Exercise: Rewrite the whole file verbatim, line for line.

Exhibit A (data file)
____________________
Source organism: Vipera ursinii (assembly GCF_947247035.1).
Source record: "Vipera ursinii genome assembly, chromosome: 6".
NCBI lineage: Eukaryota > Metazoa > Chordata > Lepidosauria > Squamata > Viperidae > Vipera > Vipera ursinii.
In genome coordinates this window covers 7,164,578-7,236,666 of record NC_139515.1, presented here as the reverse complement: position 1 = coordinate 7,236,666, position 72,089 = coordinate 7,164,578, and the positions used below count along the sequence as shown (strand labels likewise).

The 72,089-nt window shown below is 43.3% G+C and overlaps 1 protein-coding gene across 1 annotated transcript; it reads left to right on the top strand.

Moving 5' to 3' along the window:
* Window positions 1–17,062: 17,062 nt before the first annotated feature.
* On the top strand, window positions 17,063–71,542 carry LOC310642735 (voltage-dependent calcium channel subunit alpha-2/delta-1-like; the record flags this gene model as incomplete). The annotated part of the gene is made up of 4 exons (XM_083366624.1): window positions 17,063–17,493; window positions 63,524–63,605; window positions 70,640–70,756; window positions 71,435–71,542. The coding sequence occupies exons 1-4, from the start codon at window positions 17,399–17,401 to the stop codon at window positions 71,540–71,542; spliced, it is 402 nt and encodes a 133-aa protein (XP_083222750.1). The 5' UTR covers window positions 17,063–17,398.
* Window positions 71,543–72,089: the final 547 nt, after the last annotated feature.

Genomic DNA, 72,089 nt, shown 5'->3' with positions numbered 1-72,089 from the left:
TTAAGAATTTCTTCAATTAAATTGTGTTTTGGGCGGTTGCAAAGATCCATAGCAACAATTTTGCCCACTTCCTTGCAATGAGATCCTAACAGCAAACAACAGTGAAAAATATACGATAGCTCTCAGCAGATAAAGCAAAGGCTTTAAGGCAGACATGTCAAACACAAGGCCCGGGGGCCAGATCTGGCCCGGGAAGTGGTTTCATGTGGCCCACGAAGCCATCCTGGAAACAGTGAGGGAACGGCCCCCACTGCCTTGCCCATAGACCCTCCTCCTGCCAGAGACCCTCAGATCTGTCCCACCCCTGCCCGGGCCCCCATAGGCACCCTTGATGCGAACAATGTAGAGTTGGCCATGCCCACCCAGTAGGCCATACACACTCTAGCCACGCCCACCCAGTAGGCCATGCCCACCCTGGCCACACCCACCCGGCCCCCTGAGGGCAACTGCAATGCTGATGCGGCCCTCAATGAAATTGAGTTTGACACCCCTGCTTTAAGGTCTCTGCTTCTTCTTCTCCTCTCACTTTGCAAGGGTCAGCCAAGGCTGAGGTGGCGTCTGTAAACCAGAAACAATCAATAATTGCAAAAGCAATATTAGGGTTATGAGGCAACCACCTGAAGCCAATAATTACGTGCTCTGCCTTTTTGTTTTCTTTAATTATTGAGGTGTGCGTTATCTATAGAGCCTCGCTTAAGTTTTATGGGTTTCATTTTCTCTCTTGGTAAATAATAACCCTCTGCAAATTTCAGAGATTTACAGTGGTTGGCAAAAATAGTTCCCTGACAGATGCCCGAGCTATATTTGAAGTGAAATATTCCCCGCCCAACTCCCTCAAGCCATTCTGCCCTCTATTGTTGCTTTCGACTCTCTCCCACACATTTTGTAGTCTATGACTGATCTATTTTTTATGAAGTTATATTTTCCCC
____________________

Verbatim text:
Source organism: Vipera ursinii (assembly GCF_947247035.1).
Source record: "Vipera ursinii genome assembly, chromosome: 6".
NCBI lineage: Eukaryota > Metazoa > Chordata > Lepidosauria > Squamata > Viperidae > Vipera > Vipera ursinii.
In genome coordinates this window covers 7,164,578-7,236,666 of record NC_139515.1, presented here as the reverse complement: position 1 = coordinate 7,236,666, position 72,089 = coordinate 7,164,578, and the positions used below count along the sequence as shown (strand labels likewise).

The 72,089-nt window shown below is 43.3% G+C and overlaps 1 protein-coding gene across 1 annotated transcript; it reads left to right on the top strand.

Moving 5' to 3' along the window:
* Window positions 1–17,062: 17,062 nt before the first annotated feature.
* On the top strand, window positions 17,063–71,542 carry LOC310642735 (voltage-dependent calcium channel subunit alpha-2/delta-1-like; the record flags this gene model as incomplete). The annotated part of the gene is made up of 4 exons (XM_083366624.1): window positions 17,063–17,493; window positions 63,524–63,605; window positions 70,640–70,756; window positions 71,435–71,542. The coding sequence occupies exons 1-4, from the start codon at window positions 17,399–17,401 to the stop codon at window positions 71,540–71,542; spliced, it is 402 nt and encodes a 133-aa protein (XP_083222750.1). The 5' UTR covers window positions 17,063–17,398.
* Window positions 71,543–72,089: the final 547 nt, after the last annotated feature.

Genomic DNA, 72,089 nt, shown 5'->3' with positions numbered 1-72,089 from the left:
TTAAGAATTTCTTCAATTAAATTGTGTTTTGGGCGGTTGCAAAGATCCATAGCAACAATTTTGCCCACTTCCTTGCAATGAGATCCTAACAGCAAACAACAGTGAAAAATATACGATAGCTCTCAGCAGATAAAGCAAAGGCTTTAAGGCAGACATGTCAAACACAAGGCCCGGGGGCCAGATCTGGCCCGGGAAGTGGTTTCATGTGGCCCACGAAGCCATCCTGGAAACAGTGAGGGAACGGCCCCCACTGCCTTGCCCATAGACCCTCCTCCTGCCAGAGACCCTCAGATCTGTCCCACCCCTGCCCGGGCCCCCATAGGCACCCTTGATGCGAACAATGTAGAGTTGGCCATGCCCACCCAGTAGGCCATACACACTCTAGCCACGCCCACCCAGTAGGCCATGCCCACCCTGGCCACACCCACCCGGCCCCCTGAGGGCAACTGCAATGCTGATGCGGCCCTCAATGAAATTGAGTTTGACACCCCTGCTTTAAGGTCTCTGCTTCTTCTTCTCCTCTCACTTTGCAAGGGTCAGCCAAGGCTGAGGTGGCGTCTGTAAACCAGAAACAATCAATAATTGCAAAAGCAATATTAGGGTTATGAGGCAACCACCTGAAGCCAATAATTACGTGCTCTGCCTTTTTGTTTTCTTTAATTATTGAGGTGTGCGTTATCTATAGAGCCTCGCTTAAGTTTTATGGGTTTCATTTTCTCTCTTGGTAAATAATAACCCTCTGCAAATTTCAGAGATTTACAGTGGTTGGCAAAAATAGTTCCCTGACAGATGCCCGAGCTATATTTGAAGTGAAATATTCCCCGCCCAACTCCCTCAAGCCATTCTGCCCTCTATTGTTGCTTTCGACTCTCTCCCACACATTTTGTAGTCTATGACTGATCTATTTTTTATGAAGTTATATTTTCCCC